The first solo presentation of the Los Angeles-based artist in New Mexico celebrates her five-decade career and contributions to the Light and Space movement.
LOS ANGELES — For Helen Pashgian, art exists at the intersection of the material and immaterial. Her use of industrial materials, such as acrylic, epoxy, resin, and metal, combined with complex fabrication processes serve to make the presence of light a substance unto itself.
LOS ANGELES — As a primary member of the Light and Space movement of the 1960’s, Helen Pashgian played a pivotal role in establishing the legitimacy of California art in the second half of the 20th century. However, being one of the only women in LA’s macho art scene of the era, her work was often overshadowed. An exhibition of new sculptures at Ace Gallery Beverly Hills, as well as her inclusion in a recent encyclopaedic Pacific Standard Time show, aims to set the record straight.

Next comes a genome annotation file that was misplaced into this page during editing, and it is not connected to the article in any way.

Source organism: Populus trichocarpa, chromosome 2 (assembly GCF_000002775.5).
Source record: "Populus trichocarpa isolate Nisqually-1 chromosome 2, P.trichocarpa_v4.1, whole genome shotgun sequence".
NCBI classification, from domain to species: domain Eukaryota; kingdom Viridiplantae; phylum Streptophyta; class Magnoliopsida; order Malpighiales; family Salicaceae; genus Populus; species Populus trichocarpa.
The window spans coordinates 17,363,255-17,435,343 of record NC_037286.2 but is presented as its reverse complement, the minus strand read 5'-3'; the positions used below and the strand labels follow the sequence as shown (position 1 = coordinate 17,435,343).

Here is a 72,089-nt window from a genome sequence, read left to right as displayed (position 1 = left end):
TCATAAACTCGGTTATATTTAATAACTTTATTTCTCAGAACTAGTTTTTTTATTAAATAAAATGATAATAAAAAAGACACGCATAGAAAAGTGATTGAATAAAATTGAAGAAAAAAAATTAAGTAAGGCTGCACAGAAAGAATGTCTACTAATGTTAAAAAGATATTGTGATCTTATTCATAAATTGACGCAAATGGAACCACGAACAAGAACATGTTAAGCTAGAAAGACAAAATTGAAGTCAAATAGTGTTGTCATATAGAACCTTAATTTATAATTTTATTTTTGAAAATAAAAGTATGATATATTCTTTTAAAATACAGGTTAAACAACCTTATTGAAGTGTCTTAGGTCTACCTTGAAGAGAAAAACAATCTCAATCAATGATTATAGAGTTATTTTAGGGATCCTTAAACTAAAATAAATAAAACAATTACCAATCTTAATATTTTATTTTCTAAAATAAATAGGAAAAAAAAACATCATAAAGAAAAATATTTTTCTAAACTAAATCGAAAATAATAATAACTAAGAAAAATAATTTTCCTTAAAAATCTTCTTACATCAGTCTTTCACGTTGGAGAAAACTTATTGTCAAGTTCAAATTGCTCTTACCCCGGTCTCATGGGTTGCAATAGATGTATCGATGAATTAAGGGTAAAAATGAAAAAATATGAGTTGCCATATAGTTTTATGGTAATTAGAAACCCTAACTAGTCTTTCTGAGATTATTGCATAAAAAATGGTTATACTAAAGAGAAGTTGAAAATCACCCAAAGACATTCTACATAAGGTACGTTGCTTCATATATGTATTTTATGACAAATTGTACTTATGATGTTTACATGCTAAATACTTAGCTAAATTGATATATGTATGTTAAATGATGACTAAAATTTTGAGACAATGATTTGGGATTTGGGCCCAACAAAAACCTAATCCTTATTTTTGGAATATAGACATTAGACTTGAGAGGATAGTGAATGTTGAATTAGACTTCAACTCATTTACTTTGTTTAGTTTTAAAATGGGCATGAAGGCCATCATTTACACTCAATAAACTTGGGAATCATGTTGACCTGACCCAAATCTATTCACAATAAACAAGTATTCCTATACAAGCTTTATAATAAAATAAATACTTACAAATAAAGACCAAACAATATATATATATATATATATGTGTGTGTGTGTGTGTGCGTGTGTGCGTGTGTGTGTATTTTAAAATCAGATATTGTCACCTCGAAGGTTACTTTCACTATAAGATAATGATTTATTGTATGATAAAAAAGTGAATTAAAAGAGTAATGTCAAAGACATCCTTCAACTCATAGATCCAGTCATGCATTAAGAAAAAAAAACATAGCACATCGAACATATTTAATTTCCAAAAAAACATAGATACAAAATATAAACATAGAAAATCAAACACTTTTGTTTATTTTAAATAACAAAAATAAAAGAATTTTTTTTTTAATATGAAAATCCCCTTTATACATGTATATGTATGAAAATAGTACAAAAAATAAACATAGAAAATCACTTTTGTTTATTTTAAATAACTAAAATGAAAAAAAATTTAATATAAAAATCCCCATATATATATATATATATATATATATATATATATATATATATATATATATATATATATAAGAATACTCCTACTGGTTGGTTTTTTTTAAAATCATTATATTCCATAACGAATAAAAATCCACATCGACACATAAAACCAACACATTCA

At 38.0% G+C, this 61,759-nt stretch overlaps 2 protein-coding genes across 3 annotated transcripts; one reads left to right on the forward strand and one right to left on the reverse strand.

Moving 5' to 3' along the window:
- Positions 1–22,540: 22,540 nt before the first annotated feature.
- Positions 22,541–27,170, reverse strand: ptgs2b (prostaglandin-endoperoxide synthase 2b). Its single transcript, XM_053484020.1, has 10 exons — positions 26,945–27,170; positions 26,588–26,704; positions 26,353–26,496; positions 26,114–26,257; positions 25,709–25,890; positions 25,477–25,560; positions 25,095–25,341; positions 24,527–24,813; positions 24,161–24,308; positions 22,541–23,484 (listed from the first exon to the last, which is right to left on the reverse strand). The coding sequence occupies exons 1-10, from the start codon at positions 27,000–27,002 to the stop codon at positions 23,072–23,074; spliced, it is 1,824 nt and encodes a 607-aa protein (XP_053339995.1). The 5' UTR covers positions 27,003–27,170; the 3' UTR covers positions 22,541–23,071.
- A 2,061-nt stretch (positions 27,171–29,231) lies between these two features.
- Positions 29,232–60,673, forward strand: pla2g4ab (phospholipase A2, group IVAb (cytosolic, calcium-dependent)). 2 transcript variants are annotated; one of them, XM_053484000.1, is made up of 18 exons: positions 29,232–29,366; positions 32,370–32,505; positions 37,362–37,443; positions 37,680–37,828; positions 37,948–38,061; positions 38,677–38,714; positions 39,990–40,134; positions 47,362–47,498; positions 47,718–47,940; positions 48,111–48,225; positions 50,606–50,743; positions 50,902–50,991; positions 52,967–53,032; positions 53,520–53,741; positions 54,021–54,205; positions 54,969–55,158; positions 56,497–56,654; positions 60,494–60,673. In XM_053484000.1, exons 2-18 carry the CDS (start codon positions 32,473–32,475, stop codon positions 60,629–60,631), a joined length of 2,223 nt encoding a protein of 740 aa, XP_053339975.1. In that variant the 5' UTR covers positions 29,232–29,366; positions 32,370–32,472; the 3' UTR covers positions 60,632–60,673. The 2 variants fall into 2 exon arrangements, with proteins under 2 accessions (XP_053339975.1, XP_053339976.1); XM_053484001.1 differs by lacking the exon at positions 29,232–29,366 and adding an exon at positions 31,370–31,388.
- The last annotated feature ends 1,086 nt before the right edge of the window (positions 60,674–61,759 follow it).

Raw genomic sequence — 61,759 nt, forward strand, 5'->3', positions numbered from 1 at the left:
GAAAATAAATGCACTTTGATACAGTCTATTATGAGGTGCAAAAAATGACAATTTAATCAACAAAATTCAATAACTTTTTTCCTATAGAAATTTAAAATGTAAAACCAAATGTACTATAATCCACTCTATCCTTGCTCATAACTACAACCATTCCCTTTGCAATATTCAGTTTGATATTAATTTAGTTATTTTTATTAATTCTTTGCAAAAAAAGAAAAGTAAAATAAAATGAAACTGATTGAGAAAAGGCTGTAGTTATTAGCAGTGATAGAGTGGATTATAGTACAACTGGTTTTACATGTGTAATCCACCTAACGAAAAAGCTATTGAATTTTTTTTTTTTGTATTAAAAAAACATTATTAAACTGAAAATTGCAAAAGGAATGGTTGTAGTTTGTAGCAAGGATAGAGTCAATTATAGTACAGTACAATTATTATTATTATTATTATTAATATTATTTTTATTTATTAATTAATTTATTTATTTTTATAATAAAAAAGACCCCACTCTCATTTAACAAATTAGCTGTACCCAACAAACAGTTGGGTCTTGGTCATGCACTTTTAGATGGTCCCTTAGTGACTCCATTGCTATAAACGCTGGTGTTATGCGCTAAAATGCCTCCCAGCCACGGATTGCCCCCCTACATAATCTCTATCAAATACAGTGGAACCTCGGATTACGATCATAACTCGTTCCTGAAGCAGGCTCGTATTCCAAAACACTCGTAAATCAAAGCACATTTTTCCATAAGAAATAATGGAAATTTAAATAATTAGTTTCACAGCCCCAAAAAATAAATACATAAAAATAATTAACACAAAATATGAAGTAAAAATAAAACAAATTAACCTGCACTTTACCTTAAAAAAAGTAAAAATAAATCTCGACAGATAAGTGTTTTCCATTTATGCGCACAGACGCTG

Earlier this week I posted a review of MCASD’s current show Phenomenal: California Light, Space, Surface. Reading this, you might have thought, “Cool! Perceptual deprivation! Now I’ll know what it was like doing LSD in the 1960s and 1970s without worrying about passing a drug test at work!” Which is all well and good. But you also might have wondered, beyond the entertainment factor, why should you care. What exactly is the Light and Space movement and why is it important?
Prospect 2011 continues at the Museum of Contemporary Art San Diego until July 10, 2011